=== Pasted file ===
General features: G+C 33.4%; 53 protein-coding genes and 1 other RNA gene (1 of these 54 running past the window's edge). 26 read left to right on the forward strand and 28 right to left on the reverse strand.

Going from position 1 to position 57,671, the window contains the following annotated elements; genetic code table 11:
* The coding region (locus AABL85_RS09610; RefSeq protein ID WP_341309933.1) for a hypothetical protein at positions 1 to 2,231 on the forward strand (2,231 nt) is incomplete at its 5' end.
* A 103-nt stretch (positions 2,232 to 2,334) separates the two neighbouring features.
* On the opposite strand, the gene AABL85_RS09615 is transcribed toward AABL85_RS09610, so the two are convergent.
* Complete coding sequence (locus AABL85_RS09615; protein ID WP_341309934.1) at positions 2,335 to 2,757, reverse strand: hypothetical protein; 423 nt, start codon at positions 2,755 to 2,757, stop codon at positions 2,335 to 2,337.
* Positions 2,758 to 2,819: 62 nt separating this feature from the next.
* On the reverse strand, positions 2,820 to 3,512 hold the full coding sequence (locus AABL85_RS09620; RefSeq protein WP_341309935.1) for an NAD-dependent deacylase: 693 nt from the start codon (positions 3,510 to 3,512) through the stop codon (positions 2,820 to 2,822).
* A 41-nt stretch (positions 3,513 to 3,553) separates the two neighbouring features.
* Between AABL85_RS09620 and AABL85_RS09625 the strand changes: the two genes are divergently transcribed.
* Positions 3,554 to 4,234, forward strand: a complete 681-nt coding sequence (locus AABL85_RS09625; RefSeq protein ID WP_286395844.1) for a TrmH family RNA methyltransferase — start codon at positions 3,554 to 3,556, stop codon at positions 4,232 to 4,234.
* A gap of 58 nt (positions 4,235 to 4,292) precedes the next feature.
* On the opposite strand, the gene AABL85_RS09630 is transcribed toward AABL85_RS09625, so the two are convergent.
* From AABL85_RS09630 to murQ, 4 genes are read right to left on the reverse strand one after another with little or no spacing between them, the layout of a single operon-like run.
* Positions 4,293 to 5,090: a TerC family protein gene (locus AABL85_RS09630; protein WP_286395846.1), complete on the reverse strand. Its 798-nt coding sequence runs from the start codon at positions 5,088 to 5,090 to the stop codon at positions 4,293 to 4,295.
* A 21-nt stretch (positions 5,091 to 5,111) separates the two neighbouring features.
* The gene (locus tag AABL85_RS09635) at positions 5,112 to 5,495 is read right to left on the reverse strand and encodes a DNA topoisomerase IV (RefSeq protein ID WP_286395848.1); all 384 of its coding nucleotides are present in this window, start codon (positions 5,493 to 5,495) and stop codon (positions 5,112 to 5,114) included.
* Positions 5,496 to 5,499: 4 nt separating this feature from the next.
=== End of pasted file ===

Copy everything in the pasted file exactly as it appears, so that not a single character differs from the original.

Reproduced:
General features: G+C 33.4%; 53 protein-coding genes and 1 other RNA gene (1 of these 54 running past the window's edge). 26 read left to right on the forward strand and 28 right to left on the reverse strand.

Going from position 1 to position 57,671, the window contains the following annotated elements; genetic code table 11:
* The coding region (locus AABL85_RS09610; RefSeq protein ID WP_341309933.1) for a hypothetical protein at positions 1 to 2,231 on the forward strand (2,231 nt) is incomplete at its 5' end.
* A 103-nt stretch (positions 2,232 to 2,334) separates the two neighbouring features.
* On the opposite strand, the gene AABL85_RS09615 is transcribed toward AABL85_RS09610, so the two are convergent.
* Complete coding sequence (locus AABL85_RS09615; protein ID WP_341309934.1) at positions 2,335 to 2,757, reverse strand: hypothetical protein; 423 nt, start codon at positions 2,755 to 2,757, stop codon at positions 2,335 to 2,337.
* Positions 2,758 to 2,819: 62 nt separating this feature from the next.
* On the reverse strand, positions 2,820 to 3,512 hold the full coding sequence (locus AABL85_RS09620; RefSeq protein WP_341309935.1) for an NAD-dependent deacylase: 693 nt from the start codon (positions 3,510 to 3,512) through the stop codon (positions 2,820 to 2,822).
* A 41-nt stretch (positions 3,513 to 3,553) separates the two neighbouring features.
* Between AABL85_RS09620 and AABL85_RS09625 the strand changes: the two genes are divergently transcribed.
* Positions 3,554 to 4,234, forward strand: a complete 681-nt coding sequence (locus AABL85_RS09625; RefSeq protein ID WP_286395844.1) for a TrmH family RNA methyltransferase — start codon at positions 3,554 to 3,556, stop codon at positions 4,232 to 4,234.
* A gap of 58 nt (positions 4,235 to 4,292) precedes the next feature.
* On the opposite strand, the gene AABL85_RS09630 is transcribed toward AABL85_RS09625, so the two are convergent.
* From AABL85_RS09630 to murQ, 4 genes are read right to left on the reverse strand one after another with little or no spacing between them, the layout of a single operon-like run.
* Positions 4,293 to 5,090: a TerC family protein gene (locus AABL85_RS09630; protein WP_286395846.1), complete on the reverse strand. Its 798-nt coding sequence runs from the start codon at positions 5,088 to 5,090 to the stop codon at positions 4,293 to 4,295.
* A 21-nt stretch (positions 5,091 to 5,111) separates the two neighbouring features.
* The gene (locus tag AABL85_RS09635) at positions 5,112 to 5,495 is read right to left on the reverse strand and encodes a DNA topoisomerase IV (RefSeq protein ID WP_286395848.1); all 384 of its coding nucleotides are present in this window, start codon (positions 5,493 to 5,495) and stop codon (positions 5,112 to 5,114) included.
* Positions 5,496 to 5,499: 4 nt separating this feature from the next.